Charities with an existing HMRC charity reference
Charities that already have an HMRC charity reference will not normally be asked to complete an ‘HMRC Charity Application Form’ (ChA1) to confirm their eligibility to charity tax reliefs.

They will not need to do anything until they need to notify changes in the charity’s details, such as their address, or changes in the individuals who deal with HMRC on a day to day basis (authorised officials or nominees) or the charity’s agent (see below for more details about agents).

On the first occasion that the charity needs to notify HMRC of such a change, it should use the ‘HMRC Charities Variations Form’ (ChV1) and should include details of the two to four responsible persons who, from that date, together with the authorised official, will be the only persons on whose authority HMRC will act to change details on the charity’s tax record.

Charities without an existing HMRC charity reference
The first time a charity claims a tax relief or exemption HMRC may ask them to complete an ‘HMRC Charity Application Form’ (ChA1). The form ChA1 replaces the former procedure by which HMRC checked a charity’s eligibility to charity tax reliefs and which was carried out through correspondence.

All charities claiming Gift Aid repayments of tax for the first time will be asked to complete an application form. If you are asked to complete a form ChA1 you will need to provide information about the responsible persons, authorised officials and nominees.

Once HMRC is content that a charity is entitled to claim tax reliefs and exemptions they will issue it with an HMRC Charities reference. This is a reference number starting two letters followed by some numbers such as AB123456.

Telling HMRC about changes
HMRC asks all charities to let it know when certain managers change. Charities do not need to inform HMRC of all changes to managers.

Notification of changes should be made on the ‘HMRC Charities Variations Form’ (ChV1) which is also the form for charities to notify HMRC of certain other changes to their organisation. Form ChV1 replaces a number of old forms (ChN1, ChN2, ChN2A and part of form R68) used for notifying HMRC of changes in personnel.

Charities only need to inform HMRC when the following people change:

the authorised official
nominees
agents
responsible persons
You should use form ChV1 to notify HMRC about such changes – except agents as explained below. You do not have to tell HMRC about changes of other managers unless you wish to do so. If you do wish to do so then you should use page 6 on form ChV1 to explain what other managers have left and what new ones have arrived.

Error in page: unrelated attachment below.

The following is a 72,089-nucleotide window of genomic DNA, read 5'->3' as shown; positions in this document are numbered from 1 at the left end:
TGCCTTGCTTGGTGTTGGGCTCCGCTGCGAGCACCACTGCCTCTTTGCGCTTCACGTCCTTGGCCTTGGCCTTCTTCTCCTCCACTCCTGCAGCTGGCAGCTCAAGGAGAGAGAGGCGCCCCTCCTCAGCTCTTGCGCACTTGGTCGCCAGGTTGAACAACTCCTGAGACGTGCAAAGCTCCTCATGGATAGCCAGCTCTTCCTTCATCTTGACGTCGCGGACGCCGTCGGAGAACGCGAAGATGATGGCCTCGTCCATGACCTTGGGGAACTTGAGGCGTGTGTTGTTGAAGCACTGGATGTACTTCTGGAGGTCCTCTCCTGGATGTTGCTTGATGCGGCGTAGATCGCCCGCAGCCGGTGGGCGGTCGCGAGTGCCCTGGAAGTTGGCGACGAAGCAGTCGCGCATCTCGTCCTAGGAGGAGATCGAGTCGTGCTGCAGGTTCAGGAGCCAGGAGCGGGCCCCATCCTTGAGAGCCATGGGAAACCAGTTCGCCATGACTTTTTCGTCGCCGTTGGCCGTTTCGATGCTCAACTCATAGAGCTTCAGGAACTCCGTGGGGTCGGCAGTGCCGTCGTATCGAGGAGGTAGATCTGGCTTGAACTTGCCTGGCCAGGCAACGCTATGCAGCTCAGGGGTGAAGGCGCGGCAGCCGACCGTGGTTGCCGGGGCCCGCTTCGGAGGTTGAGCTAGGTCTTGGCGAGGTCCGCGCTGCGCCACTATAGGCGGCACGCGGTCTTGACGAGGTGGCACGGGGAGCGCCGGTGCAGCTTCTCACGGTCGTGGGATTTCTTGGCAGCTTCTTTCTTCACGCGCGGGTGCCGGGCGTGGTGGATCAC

As mentioned above, a charity that has not already notified HMRC of the details of the responsible persons must also include details of the responsible persons on the first occasion they need to tell HMRC of a change to a manager. From that point the responsible persons or the authorised official will be the only persons on whose authority HMRC will act to change details on the charity’s tax record.

What about agents?
An agent is an individual or organisation outside your charity who acts on your behalf, such as an accountant or lawyer. You do not have to have an agent but if you do they can submit tax returns, prepare accounts or exchange information with HMRC on your behalf. There is a separate process for informing HMRC that you have appointed an agent using form 64-8. Form 64-8 is available on this website and you must send HMRC a completed form whenever you appoint a new agent. However there are three specific situations where, in addition to the 64-8 you will also need to send a completed ‘HMRC Charities Variations Form’ (ChV1) regarding an agent:

If you appoint an agent as a nominee for your charity then you must tell HMRC. You must also tell HMRC if they cease to act as a nominee, again by using the ‘HMRC Charities Variations Form’ (ChV1).
The only time it is possible for an agent to be the ‘authorised official’ is if the agent is already a ‘manager’ of your charity. This would normally apply where the agent is a trustee or director of the charity. If an agent is not already a ‘manager’ then they cannot be the authorised official for your charity. You need to tell HMRC when an agent is appointed as your authorised official, or when they cease to be, on the ‘HMRC Charities Variations Form’ (ChV1).
If you appoint a new agent to your charity and you have not already told HMRC of the responsible persons in the charity then you should provide those details on the ‘HMRC Charities Variations Form’ (ChV1). HMRC will only act on information about changes if the notification is made by a responsible person or authorised official.
You should send your completed form 64-8 to HMRC Charities, Variations Team, St John’s House, Merton Road, Liverpool, L75 1BB, not the address of the Central Agent Authorisation Team that is listed on the form.

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Mark Blumberg is a partner at the law firm of Blumberg Segal LLP in Toronto and works almost exclusively in the areas of non-profit and charity law.